La pérdida de los bosques del mundo

Toda la gente que me encuentro afirma que le encantan los árboles –que de veras le encantan los árboles—y sin embargo, a nivel colectivo los humanos se comportan como si odiaran lo verde. Si retrocedemos un paso desde cualquier bioma en el que estemos ahora y vemos toda la Tierra y sus bosques a lo largo de la historia, veremos que la relación entre humanos y árboles Parece curiosamente una guerra (el título de un libro reciente de Derrick Jensen y George Draffan sobre los bosques).

La magnitud exacta del daño es difícil de discernir, porque durante muchos años no hubo registros, pero se calcula que los humanos han talado o quemado el 75% de los bosques originales del mundo. Por supuesto, algunos han vuelto a crecer o se han vuelto a plantar, pero se cree que actualmente sólo tenemos la mitad de las tierras forestales que alguna vez tuvimos en este planeta. En algunos lugares, particularmente en las regiones más áridas del globo, la deforestación fue tan severa y le siguió un pastoreo tan intenso que los bosques no han podido volver a crecer. El paisaje se ha alterado permanentemente.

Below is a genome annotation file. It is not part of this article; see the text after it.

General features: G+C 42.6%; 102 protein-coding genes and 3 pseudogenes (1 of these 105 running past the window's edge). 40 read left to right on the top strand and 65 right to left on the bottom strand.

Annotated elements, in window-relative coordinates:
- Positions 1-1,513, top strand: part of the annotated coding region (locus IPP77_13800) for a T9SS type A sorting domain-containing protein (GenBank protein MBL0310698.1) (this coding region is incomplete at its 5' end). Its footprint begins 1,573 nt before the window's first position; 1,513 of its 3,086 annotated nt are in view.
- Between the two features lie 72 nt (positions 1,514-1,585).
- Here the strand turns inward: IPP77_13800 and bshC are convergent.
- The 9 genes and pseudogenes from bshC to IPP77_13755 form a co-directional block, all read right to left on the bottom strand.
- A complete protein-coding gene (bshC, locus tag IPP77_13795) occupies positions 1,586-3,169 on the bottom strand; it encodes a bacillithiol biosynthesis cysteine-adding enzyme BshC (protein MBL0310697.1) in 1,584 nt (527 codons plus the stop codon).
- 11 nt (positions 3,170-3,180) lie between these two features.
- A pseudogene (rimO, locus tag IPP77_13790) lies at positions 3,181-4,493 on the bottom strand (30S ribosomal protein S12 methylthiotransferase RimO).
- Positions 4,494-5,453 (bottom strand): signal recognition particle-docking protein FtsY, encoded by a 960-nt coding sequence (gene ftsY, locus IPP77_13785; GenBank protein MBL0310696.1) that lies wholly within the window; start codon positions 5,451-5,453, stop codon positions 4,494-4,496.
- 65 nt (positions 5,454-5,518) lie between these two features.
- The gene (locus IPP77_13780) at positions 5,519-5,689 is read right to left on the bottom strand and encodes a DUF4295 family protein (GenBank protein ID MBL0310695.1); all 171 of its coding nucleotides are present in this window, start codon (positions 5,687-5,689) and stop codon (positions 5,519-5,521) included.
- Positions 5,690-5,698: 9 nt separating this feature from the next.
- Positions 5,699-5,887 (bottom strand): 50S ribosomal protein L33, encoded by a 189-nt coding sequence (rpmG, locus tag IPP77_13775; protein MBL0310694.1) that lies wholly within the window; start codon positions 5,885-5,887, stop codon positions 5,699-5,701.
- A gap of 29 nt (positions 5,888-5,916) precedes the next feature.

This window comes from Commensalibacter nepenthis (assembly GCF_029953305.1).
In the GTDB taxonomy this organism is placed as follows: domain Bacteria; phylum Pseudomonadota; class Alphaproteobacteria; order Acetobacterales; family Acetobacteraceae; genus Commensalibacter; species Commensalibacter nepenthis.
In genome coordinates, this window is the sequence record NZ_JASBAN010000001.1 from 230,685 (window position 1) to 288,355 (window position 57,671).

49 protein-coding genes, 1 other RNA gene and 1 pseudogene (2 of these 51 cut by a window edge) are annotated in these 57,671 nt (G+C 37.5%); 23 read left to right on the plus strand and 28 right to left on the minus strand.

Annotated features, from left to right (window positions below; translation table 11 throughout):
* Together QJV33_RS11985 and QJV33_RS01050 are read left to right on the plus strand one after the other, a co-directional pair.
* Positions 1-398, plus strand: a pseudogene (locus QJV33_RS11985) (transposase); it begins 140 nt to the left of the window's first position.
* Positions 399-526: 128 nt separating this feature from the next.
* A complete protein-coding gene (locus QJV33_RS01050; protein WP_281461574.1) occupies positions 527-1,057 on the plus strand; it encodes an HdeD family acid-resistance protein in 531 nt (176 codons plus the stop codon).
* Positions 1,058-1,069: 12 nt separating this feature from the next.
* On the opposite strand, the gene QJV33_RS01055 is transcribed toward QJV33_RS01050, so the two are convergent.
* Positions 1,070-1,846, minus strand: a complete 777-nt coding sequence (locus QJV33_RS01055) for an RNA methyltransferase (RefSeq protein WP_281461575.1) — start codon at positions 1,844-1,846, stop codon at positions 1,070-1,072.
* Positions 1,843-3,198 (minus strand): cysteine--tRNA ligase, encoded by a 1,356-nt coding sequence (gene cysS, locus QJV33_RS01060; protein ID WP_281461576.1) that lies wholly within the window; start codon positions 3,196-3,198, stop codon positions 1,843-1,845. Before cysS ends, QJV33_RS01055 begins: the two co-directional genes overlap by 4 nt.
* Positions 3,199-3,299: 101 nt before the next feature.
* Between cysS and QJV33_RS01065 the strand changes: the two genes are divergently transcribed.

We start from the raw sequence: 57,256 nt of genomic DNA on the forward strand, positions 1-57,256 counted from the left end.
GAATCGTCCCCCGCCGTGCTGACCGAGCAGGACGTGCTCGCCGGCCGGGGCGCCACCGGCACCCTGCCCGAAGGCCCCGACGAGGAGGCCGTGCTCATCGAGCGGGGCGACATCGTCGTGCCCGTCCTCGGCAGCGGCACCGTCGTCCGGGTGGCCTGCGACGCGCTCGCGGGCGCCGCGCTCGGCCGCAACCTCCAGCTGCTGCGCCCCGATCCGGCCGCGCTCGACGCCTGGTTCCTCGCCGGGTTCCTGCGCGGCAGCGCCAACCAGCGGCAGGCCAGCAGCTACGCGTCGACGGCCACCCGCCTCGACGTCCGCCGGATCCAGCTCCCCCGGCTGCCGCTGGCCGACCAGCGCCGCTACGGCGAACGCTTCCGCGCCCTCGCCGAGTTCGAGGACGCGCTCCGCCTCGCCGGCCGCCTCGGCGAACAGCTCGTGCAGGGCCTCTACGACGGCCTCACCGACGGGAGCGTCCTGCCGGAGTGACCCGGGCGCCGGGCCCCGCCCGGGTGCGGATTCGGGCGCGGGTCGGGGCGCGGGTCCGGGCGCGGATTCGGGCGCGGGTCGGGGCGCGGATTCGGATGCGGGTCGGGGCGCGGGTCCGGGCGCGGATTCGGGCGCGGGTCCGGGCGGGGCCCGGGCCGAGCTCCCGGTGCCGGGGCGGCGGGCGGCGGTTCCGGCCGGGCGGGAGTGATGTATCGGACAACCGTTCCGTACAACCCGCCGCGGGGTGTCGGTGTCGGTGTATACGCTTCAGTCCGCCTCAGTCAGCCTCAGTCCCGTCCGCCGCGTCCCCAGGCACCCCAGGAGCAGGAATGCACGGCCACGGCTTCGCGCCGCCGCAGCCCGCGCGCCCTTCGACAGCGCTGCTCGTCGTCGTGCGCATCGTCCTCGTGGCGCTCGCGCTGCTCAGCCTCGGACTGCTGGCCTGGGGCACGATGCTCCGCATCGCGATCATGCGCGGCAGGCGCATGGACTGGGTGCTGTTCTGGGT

Cuando pensamos en Grecia, Italia e Iraq, es probable que nos imaginemos un paisaje seco con vistas abiertas, como son actualmente. Sin embargo, los registros históricos señalan que esas regiones alguna vez estuvieron cubiertas por bosques densos. Los bosques cayeron a medida que las civilizaciones florecieron, de forma que mientras más pronto se “civilizaba” un lugar, más rápido se deforestaba. John Perlin documentó este avance del llamado progreso y la consecuente pérdida de bosques en su libro A Forest Journey de 1989. Así, actualmente estamos en un planeta que sólo conserva el 50% de su cobertura forestal. Y esta es la parte que debería llenarnos los ojos de lágrimas: cada año perdemos más cobertura forestal.

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